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“I don’t feel sexy with my scars. How will I ever feel okay about them and showing off my body again?”

Cancer nurse Beth says...

Scars fade over time, and even if they don’t disappear, they blend in and become less noticeable. Some people get tattoos to cover the areas they don’t like, transforming them and their meanings in different ways.

Have you noticed, though, how we are so often attracted to confidence in a partner? Sometimes confidence and strength of character is more sexy than looks alone. Strength is beauty. If you can come to terms and be comfortable with your own body and feel proud of what you have come through and achieved, this is incredibly attractive.

Sex toy expert Renee says...

It makes sense to spend some time working on how you feel about your body before being intimate with someone. Sexuality and confidence are intertwined but can be hard to master. Your scars are a part of you; they are a part of your story.

Touching yourself is a way of connecting with your body. It could be as simple as using body lotion after a shower. Stay in the moment and pay attention to how your skin feels, how the lotion feels on your skin. Stroke lotion over the bits you like – and try to include the bits you’re struggling with. Getting hands-on with your whole body helps build familiarity and acceptance.

Good underwear can make a difference. Try on some underwear or a great t-shirt or pyjamas, try on different combinations, see how it changes how you feel about yourself. Treat yourself to some new undies. Shop around – have a think about the material; how does it feel on your body, how does it make you move differently? What colours do you like? This is about finding your confidence.

Dancing is great fun and releases a whole heap of feel-good hormones. Create a playlist with music that makes you want to move. It can be slow and sensual, or you can go for it – pump it up!

Taking selfies can be really hard, but it can also feel incredibly empowering and help you fall in love with your new body. You don’t need to include your face or any particular parts; start really subtly with a shoulder or an ankle. Play with the lighting; try it by candlelight, fairy lights – you can even get a ring light! If you feel vulnerable and don’t like looking at yourself, delete all but one or two pics. Put them away for a while and come back to these pics later on. You may find you’ve softened and feel really proud that you dared take them. The more pictures you take, the more you embrace all parts of you, the more empowered and confident you will feel.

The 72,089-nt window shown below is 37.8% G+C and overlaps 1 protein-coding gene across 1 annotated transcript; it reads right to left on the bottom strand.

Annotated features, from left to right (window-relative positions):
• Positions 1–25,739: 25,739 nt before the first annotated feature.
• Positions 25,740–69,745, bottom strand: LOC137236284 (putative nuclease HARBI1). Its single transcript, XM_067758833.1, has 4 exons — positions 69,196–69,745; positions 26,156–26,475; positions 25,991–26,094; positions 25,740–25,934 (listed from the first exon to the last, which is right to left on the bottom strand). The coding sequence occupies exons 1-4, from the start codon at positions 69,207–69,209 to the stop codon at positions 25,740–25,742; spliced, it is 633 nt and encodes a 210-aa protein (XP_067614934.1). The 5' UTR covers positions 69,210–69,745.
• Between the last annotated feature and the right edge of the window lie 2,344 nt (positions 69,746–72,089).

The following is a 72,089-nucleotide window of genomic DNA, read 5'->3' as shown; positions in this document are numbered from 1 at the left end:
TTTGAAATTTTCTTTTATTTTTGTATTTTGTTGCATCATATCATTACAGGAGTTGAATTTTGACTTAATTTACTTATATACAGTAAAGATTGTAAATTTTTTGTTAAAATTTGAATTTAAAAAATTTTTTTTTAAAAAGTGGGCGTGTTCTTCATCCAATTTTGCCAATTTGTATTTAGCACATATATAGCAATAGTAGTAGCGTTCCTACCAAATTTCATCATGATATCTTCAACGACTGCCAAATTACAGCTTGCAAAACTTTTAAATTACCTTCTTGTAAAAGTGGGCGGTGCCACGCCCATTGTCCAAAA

Masturbation is the next step. Using a lube you like, take your time and stroke your way around your body. Stay in the moment and focus on the sensations rather than the end goal. If you feel able to, grab a mirror and watch how your vulva / penis changes as you touch it.

Patient advocate Maria says...

For a long time, I was so self-conscious about my scar. I felt like it told my story for me, even without me opening my mouth. It felt the icebreaker with most of my encounters that I had. You just have to realise, after everything you’ve been through, that your scar is your medal and daily reminder that you’re a survivor. I really had to switch my mentality through loads of meditation and daily affirmations that I am that “Baddie B.”

It might sound silly but try something like this for 30 days. Write down 3 positive words you associate with your scar:

My scar makes me feel… like a survivor.
My scar makes me feel… like I am unstoppable.
My scar makes me feel… like an action hero.

It can be whatever positive, warm, comforting words you want. Repeat them daily to yourself in the mirror, morning and night. It’ll be a self-fulfilling prophecy. You will be surprised how repeating these words (and actually choosing to believe them) will naturally help you start seeing these qualities in yourself and associating them with your scar.

People are going to stare at you regardless of what you wear or how you look, so focus more on making sure YOU feel comfortable in all aspects, because it’s only when you start feeling confident and sexy within yourself, and about your scar, that people will treat you in relation to it.

Nowadays, I am lucky to feel confident enough so that it’s not everyone I meet that I tell about my cancer when questioned about my scar. That makes me feel so powerful and in control of what has happened to me. I choose to wear whatever, and I don’t care how much or how little of my scar is on show.